In addition to approval from ethical review committees in developing countries, ethical approval for such projects is also required from IRBs in the developed countries where these pharmaceutical giants are usually based. However, there is no guarantee that both the participants and the researchers in the developing world are fully cognizant of the implications such approval entails. Much of the paperwork involved, including lengthy consent forms, may be formulated in jargon that is too complex or altogether unfamiliar for or inapplicable to the populace in developing countries [16].

In international research done at sites in developing countries, new therapies are tested against existing therapies, placebos or "normal standards of care". However, there is growing debate over the definition of "normal, fair and reasonable standard of care" in the developing world. In particular, placebo controlled trials involving HIV patients came under heavy fire for being unethical as they did not allegedly compare newer therapy against the current best standard of care [17]. Supporters of such trials have, however, adopted a different stance on the subject. They argue that in developing countries, a placebo can be considered as a "prevailing standard of care" because in the poverty-stricken third world, the standard of care is often no treatment at all [18]. At the other extreme, the assumption that the standards of care in the developed world are the "universal standards of care" is also flawed [17]. While these may be the most advanced treatments available, impulsively labeling them as the best treatments for the developing world is not correct, particularly if the argument is not rationalized in a context-specific manner. Serious consideration needs to be given to the severe resource constraints in developing countries where advanced and often expensive treatment can only be afforded by a handful of people belonging to the elite strata of society. The debate on placebo controlled trials is ultimately a complex one. It should be noted that for some diseases, the FDA may consider placebo as an acceptable control in a trial [19]. Therefore, the standard of care in the developing countries in most instances, if not all, should not be placebo or 'no treatment at all'; it should be 'treatment for all' - a treatment modality that is accessible, affordable and morally and medically justifiable. Also, future debate on "standards of care" needs to consider additional aspects such as structure and efficiency of the national health system [20]. The structure influences provision of different levels of care to patients at different locations while system efficiency influences the quality of care available in a particular location. Consequently, a "national standard of care" is not synonymous with a "local standard of care" [20].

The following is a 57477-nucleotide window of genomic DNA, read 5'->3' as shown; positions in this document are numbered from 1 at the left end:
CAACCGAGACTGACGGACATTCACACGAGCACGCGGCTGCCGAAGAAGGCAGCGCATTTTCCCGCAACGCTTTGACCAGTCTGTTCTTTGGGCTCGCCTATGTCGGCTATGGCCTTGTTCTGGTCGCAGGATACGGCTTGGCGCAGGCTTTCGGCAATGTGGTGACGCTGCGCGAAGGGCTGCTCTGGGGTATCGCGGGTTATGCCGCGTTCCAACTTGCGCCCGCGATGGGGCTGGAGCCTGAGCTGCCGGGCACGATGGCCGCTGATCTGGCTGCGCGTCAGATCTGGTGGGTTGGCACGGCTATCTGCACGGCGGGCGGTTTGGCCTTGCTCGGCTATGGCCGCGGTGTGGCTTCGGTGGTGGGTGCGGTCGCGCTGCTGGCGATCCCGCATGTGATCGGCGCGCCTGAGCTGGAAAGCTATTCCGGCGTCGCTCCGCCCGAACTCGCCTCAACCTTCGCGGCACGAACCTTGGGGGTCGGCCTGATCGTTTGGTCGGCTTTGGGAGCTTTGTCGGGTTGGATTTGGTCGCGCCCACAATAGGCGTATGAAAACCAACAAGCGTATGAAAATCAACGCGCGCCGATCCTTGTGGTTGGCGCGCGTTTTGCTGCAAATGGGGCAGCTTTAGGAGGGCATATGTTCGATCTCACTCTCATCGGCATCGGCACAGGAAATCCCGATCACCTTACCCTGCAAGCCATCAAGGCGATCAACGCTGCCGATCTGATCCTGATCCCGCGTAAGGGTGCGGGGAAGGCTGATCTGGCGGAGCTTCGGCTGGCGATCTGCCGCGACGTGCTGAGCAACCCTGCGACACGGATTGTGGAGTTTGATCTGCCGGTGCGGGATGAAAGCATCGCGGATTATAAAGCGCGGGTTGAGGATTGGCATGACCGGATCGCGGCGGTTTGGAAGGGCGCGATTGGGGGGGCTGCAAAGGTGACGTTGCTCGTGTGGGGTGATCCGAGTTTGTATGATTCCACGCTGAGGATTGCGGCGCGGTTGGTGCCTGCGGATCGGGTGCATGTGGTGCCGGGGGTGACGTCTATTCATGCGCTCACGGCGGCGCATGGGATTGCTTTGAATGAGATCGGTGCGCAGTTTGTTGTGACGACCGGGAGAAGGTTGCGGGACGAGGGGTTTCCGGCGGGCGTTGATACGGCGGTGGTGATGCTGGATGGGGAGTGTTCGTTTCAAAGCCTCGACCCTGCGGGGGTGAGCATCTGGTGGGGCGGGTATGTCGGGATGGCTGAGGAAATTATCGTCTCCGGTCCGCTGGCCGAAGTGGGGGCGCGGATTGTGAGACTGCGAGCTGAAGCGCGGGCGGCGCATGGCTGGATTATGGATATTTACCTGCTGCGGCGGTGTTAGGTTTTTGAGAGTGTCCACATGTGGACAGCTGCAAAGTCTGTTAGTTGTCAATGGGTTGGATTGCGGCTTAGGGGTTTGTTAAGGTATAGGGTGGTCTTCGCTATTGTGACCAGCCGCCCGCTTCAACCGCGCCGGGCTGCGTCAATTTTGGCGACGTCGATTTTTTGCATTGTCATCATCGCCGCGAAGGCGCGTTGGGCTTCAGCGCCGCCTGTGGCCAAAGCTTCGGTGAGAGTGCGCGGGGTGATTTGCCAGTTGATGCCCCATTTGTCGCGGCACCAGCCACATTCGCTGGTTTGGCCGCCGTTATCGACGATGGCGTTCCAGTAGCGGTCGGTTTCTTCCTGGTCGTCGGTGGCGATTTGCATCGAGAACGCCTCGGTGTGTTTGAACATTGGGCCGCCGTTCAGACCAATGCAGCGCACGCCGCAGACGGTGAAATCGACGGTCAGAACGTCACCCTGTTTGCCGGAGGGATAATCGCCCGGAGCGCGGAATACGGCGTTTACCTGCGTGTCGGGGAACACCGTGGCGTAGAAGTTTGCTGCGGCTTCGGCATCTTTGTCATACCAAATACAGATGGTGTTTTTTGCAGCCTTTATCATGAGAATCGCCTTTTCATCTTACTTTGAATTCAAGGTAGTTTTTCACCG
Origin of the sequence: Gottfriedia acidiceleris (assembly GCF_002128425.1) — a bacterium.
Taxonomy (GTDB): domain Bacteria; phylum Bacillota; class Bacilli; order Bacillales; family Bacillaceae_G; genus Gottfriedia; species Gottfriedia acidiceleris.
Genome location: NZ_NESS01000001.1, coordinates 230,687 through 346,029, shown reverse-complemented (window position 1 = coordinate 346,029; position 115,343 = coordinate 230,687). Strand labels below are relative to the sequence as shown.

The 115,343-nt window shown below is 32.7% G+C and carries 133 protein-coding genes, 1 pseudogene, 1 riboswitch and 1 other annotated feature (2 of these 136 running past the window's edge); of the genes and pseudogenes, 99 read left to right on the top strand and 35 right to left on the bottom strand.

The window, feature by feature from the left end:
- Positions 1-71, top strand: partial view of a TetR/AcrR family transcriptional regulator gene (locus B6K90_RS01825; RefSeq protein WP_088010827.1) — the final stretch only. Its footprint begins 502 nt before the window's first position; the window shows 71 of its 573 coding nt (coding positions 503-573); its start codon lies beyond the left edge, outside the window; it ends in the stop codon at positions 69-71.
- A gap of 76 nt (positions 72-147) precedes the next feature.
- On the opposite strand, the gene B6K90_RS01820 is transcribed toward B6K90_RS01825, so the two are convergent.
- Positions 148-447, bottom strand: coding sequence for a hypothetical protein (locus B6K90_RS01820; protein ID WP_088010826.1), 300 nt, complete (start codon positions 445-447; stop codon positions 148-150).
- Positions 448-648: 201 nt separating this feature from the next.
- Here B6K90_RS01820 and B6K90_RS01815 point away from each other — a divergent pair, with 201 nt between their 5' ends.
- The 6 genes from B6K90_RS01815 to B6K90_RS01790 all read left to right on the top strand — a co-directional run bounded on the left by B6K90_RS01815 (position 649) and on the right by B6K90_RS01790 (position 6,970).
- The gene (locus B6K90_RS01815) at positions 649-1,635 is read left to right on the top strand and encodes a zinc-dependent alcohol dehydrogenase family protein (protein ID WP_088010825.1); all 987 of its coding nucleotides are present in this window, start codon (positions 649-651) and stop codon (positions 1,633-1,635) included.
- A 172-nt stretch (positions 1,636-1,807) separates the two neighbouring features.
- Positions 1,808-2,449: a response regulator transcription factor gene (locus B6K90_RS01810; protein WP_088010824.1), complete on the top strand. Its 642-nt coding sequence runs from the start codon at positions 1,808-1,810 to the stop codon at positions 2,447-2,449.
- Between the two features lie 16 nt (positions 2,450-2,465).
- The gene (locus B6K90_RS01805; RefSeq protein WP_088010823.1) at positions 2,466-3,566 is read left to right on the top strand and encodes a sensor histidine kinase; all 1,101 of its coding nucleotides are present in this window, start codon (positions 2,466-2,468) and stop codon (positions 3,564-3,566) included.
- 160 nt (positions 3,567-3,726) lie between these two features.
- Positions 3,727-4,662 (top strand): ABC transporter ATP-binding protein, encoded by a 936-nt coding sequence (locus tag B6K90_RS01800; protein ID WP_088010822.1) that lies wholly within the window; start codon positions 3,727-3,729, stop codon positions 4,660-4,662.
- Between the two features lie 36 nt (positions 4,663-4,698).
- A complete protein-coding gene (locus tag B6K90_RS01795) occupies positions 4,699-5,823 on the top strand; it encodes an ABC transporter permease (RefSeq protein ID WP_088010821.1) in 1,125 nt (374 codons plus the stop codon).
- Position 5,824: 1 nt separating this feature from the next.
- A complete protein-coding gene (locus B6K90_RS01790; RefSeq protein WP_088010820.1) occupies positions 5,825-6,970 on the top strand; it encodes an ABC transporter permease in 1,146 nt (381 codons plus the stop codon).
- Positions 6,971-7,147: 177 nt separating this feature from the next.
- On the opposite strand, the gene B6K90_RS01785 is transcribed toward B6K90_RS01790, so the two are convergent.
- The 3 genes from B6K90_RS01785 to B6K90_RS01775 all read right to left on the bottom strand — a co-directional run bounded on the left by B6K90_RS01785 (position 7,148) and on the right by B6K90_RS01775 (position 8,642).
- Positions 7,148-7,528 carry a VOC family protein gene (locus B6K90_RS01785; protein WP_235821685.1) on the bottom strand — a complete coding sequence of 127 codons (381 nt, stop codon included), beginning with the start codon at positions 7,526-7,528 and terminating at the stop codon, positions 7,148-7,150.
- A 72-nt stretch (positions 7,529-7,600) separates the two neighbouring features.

At the end of the day, the fundamental question remains. Are IRBs in the developing world more or less effective as compared to their counterparts in the developed world? The answer probably lies in a gray zone rather than being written in explicitly black and white ink. Undoubtedly, subjects in developing countries require IRBs to be their 'guardian angels' by virtue of their unique circumstances and socio-demographics. However, IRBs in the developing world are plagued by problems such as inconsistency, scarcity, inexperience and lack of funds [6]. The latter may place research subjects in developing world in a vulnerable position. Anecdotal evidence exists that local ethics review committees do not possess sufficient influence to modify protocols given by sponsors from the developed world [21].

Solutions

We may consider monetary reimbursement for faculty members serving on the IRBs to add incentive to this part of their jobs. More recently, there is a shift towards reimbursing the members of the IRB for their effort and time [22]. However, whether this approach will work or not is debatable as often the primary goal and motivation behind working in academia is to garner academic merit and credit [23] rather than pursuit of monetary benefits.

In the current situation, most of the energy and time of IRBs is expended in "beating about the bush" - in activities that are low-yield, protracted, non-standardized and seemingly impractical [11, 23] that may have led IRBs to sink into "mission creep" [24]. Excessive focus on procedures, documentations and definitions only serves to fulfill perfunctory aspects of research [24]. In a study assessing IRB processes across 68 U.S. hospitals for a single multicenter study, it was seen that about one-third of the IRBs required the principal investigator to be from the same institution and about 27% required evidence of human subjects research training [11]. Many IRBs require multiple copies of the application from the investigators; still many may not accept an electronic version of the application. Upto eight copies of the IRB application were requested at some centers in one study while less than half of the IRBs had forms available on their website [11]. Investigators should be allowed to submit IRB application and all associated materials online to save time and resources. Also, redundancy in the application materials should be avoided as they constitute low-yield procedures that only increase the review time and the researcher's frustration without practically improving subject safety [11]. They also often distract the IRBs from performing more important functions. In a survey of 488 IRBs, only 58% had a written policy regarding research integrity - a core dimension of IRB functioning [9]. Lackey very aptly commented in one of his papers that, "in moral matters, as in practical life, it is more important to worry about avoiding disasters than achieving perfection" [18].